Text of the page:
In the immediate aftermath of overturning Roe v. Wade, a look at the abortion debate, access to reproductive healthcare and the challenges for pregnant people turned away.
The Supreme Court ruling to overturn Roe v. Wade last week had immediate reactions and consequences. It was both praised and criticized, led to lawsuits from organizations like Planned Parenthood and the ACLU, and the enforcement of so-called “trigger laws” in several states outlawing most abortions at any stage of pregnancy. Abortion-rights supporters said the decision threatens the lives of pregnant people everywhere and returns women to second-class citizen status, while abortion-rights opponents call overturning Roe v. Wade a victory for all women and children. But a longitudinal study on the economic and psychological impact on women denied abortions showed that most people do not regret their decision to terminate a pregnancy.
Diana Greene Foster (@dianagfoster) joins us to discuss her research and interviews with over 1,000 women who either had or were denied abortions, detailed in her book, Turnaway Study: Ten Years, a Thousand Women, and the Consequences of Having—or Being Denied—an Abortion. She is a professor and Director of Research at Advancing New Standards in Reproductive Health at the University of California San Francisco (@ANSIRH).
Dr. Lisa Perriera, explains why providing abortion procedures and reproductive healthcare is so important and her concerns now that Roe has been overturned. She is Chief Medical Director of The Women’s Centers who provides abortion care at Philadelphia Women’s Centers and Cherry Hill Women’s Centers. (@womenscenters)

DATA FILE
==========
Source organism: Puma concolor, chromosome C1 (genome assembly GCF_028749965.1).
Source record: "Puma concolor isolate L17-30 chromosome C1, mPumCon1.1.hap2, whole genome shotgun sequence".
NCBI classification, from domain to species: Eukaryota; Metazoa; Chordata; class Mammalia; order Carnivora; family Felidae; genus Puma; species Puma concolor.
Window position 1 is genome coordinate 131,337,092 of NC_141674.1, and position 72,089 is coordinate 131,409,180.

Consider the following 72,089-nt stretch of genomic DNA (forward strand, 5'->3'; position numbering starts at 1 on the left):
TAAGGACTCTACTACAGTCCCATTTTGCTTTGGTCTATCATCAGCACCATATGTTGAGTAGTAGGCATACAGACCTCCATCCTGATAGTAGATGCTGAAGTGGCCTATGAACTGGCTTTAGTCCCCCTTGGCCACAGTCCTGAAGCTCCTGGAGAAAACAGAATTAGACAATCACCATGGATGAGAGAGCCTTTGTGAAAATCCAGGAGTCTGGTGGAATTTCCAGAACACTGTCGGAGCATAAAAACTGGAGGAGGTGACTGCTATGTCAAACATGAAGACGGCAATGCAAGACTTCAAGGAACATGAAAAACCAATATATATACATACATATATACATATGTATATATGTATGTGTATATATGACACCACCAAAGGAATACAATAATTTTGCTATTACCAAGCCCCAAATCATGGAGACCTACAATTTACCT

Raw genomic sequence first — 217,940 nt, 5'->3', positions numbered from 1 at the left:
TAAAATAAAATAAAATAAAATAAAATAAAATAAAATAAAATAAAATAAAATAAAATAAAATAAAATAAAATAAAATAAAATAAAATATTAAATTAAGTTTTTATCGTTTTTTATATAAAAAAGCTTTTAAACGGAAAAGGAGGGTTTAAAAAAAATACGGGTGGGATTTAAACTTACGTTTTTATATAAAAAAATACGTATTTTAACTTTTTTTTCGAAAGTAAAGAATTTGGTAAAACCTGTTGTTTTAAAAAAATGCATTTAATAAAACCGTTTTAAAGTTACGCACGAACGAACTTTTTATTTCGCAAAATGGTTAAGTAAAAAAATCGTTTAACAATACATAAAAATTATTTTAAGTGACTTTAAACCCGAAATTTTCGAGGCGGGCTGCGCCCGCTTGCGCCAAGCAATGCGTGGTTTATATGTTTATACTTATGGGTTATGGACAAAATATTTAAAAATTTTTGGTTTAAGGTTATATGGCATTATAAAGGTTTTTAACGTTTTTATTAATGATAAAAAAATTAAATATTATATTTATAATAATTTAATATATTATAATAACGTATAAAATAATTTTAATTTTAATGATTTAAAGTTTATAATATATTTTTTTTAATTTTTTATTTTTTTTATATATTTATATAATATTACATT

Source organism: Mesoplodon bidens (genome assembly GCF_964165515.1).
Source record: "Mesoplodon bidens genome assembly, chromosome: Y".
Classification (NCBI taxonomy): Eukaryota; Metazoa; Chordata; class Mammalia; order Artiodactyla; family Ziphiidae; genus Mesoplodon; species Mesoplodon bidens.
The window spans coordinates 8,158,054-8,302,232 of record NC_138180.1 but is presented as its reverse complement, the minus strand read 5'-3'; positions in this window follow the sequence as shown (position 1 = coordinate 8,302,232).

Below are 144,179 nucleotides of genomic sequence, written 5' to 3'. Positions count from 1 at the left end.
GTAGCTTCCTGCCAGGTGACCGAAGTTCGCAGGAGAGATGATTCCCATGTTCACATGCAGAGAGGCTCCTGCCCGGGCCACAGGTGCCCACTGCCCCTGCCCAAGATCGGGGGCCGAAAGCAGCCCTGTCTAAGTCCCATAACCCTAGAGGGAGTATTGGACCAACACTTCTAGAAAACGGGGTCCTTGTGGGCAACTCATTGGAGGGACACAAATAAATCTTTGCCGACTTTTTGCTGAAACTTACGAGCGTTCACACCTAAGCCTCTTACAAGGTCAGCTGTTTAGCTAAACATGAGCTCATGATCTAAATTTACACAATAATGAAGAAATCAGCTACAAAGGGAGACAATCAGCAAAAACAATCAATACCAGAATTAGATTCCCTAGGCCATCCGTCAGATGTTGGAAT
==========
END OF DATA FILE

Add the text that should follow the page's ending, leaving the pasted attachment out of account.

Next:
Maria Gallagher joins us to discuss the decision, how she sees the victory of the Dobbs v. Jackson decision and what comes next for anti-abortion rights activists across the country. She is the Legislative Director at the Pennsylvania Pro-Life Federation (@PAProLifeFed)
POLITICO Six Predictions About the End of Roe, Based on Research “What happens when someone is pregnant but feels they don’t have the money, physical strength and wellbeing, or emotional and social resources to raise a child? And how does the trajectory of their lives change when they are able to get an abortion — or when they can’t?”
The New York Times dobbs-roe-pro-life.html">I Prayed and Protested to End Roe. What Comes Next? “I have always believed it would be overturned, as other unjust decisions by the court were, although I thought it would take longer. I rejoice that it did not. But of course it will take longer for abortion to become unthinkable, which is the real goal of the pro-life movement.”
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